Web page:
The Cincinnati Reds have a lot of options for how their lineup could play out. The outfield, in particular, has Nick Senzel, Nick Castellanos, Jesse Winker, and Shogo Akiyama all vying for starters at-bats – though the designated hitter will help with that one a little bit. But even beyond those four, there are guys like Mark Payton and Phillip Ervin, not to mention Josh VanMeter or even Aristides Aquino. It’s never a bad things to have too much talent, but the outfield is rather crowded. The infield is a bit more settled, with Joey Votto, Mike Moustakas, Freddy Galvis, and Eugenio Suarez on the dirt to go with whoever is catching that day.
Even before there were 30-man rosters to begin the season, the Reds had a lot of different ways that they could utilize the players on the roster on a given night to best match up with the opposing starting pitcher. Cincinnati’s manager David Bell spoke a little bit about how things may look a little different depending on the opposing starter.
“It’ll be slightly different if we’re facing a left hander or a right hander,” said Bell of the lineup. “There are players on our team that are going to play every day and it’s not going to matter, right or left, and when we do switch it up it’s not at all about not believing in our guys to be able to play that particular night, it’s more about getting the other guys in the lineup to do the best to maximize our roster – which we feel great about, the depth, and we’re going to utilize everyone. Maybe even more so this year than last year, there are several guys that will play each day as long as everyone stays healthy – they’ll be in there every day.”
The players that will be in there every day, assuming health, are likely Joey Votto, Mike Moustakas, Eugenio Suarez, Freddy Galvis, and Nick Castellanos. You could, and I probably would, argue that Nick Senzel falls into that category, too, given how it has sounded like he’s the guy in center field according to David Bell. That’s six of the nine spots in the lineup that are accounted for, leaving just three others. One of those spots is going to be taken by either Tucker Barnhart or Curt Casali – it just depends which one is catching that day. So really, it’s likely going to be just two spots.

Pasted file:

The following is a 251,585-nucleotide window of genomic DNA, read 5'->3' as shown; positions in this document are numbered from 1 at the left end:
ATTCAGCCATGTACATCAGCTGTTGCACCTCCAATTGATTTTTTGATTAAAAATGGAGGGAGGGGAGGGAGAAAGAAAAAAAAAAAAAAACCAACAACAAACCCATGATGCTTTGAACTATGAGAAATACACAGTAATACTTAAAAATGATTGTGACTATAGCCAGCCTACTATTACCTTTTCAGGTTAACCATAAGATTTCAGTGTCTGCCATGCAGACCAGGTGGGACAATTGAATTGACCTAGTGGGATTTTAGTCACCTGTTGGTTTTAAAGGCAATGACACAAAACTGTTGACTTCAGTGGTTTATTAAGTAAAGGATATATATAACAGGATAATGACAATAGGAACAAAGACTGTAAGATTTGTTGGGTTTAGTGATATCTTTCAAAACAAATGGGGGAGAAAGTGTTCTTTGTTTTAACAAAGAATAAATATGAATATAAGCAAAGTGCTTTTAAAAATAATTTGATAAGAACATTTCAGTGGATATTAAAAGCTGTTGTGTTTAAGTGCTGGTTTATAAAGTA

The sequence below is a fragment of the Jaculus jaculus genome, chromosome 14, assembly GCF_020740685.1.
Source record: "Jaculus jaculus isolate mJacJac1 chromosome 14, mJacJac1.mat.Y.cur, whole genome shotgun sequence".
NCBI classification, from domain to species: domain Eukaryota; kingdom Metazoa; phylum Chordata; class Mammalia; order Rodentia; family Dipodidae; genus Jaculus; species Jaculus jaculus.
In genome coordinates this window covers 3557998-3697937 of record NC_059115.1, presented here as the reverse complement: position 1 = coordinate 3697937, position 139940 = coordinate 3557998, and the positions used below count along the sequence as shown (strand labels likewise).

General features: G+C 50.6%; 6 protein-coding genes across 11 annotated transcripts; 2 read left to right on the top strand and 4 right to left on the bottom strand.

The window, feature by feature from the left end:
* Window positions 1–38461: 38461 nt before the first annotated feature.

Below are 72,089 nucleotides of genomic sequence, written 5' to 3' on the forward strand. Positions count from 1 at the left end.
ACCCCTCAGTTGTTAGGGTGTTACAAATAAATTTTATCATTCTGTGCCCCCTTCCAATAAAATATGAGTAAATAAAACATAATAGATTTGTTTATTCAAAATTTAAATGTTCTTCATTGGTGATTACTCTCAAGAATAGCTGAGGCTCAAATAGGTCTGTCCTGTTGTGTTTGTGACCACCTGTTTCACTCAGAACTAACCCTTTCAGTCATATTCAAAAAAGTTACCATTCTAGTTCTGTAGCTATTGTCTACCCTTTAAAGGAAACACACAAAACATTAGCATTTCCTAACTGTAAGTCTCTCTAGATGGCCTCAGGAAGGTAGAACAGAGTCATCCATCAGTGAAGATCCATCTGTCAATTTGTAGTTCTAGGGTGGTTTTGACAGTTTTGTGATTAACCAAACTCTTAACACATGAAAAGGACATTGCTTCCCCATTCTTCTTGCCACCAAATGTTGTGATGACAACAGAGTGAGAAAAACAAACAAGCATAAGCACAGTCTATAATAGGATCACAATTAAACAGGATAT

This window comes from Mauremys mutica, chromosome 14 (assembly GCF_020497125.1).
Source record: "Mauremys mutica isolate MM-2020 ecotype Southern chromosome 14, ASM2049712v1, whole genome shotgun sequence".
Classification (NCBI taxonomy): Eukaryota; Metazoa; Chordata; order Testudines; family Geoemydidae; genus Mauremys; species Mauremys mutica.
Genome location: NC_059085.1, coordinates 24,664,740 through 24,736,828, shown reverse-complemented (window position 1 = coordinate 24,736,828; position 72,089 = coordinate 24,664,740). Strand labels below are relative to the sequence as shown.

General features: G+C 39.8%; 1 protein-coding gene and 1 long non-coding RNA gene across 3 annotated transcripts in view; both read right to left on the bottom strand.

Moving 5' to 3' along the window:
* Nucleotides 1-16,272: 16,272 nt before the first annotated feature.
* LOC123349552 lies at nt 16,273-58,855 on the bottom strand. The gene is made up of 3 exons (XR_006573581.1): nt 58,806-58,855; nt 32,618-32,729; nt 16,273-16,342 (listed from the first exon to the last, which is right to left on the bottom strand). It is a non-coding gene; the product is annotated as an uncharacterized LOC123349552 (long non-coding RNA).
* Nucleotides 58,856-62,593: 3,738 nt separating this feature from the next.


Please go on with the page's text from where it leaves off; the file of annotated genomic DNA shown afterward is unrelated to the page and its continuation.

The players that could fill those spots all seem to be left-handed hitters. In the outfield, or at the designated hitter spot, we could be looking at Jesse Winker or Shogo Akiyama (or both of them in the roles). You could insert Josh VanMeter into left or as the designated hitter. Mark Payton can play any of the three outfield spots or designated hitter. But Phillip Ervin can crush left-handed pitching, so if there’s a tough lefty on the mound he’s a guy you probably want to try to get into the lineup somewhere that night. Perhaps Aristides Aquino makes his way onto the roster and he, like Ervin, could get into the lineup against left-handed pitching for sure, and maybe be the designated hitter on some nights against right-handers.
It’s certainly going to be interesting to see how the lineup looks from night to night. The starting lineup might not be the same one that is on the field by the 6th inning, either. While there will be a designated hitter this year, which will eliminate pinch hitting for pitchers – with the new 3-batter rule for relievers, teams may take advantage of match ups against relievers more often than in the past – something that David Bell mentioned on Monday as a possibility.
2020 is going to be weird no matter how it goes. With the designated hitter in the National League, there were cries that “the strategy is gone” – and we can argue that one all day and night if we wanted to (let’s not). But with the 3-batter rule, some strategy that was taken away is put back on the table in a way that we haven’t seen in quite a while. Teams can no longer bring in the specialist for just one hitter, unless that is to end the inning, and it works.
There will still be a little mental battle back-and-forth between the dugouts over whether or not it makes sense to bring in this or that reliever knowing that if the move doesn’t work they’ll be in there for several batters. Bringing in a tough righty reliever to face some lefties against the Reds may not work if they can bring Jesse Winker, Shogo Akiyama, Josh VanMeter, and Mark Payton off of the bench as a counter move. Likewise, bringing in a lefty to face those guys if they are starting may not work if David Bell can bring in Phillip Ervin or maybe Nick Senzel or Aristides Aquino off of the bench.
Embrace the weird. Get creative. Win baseball games.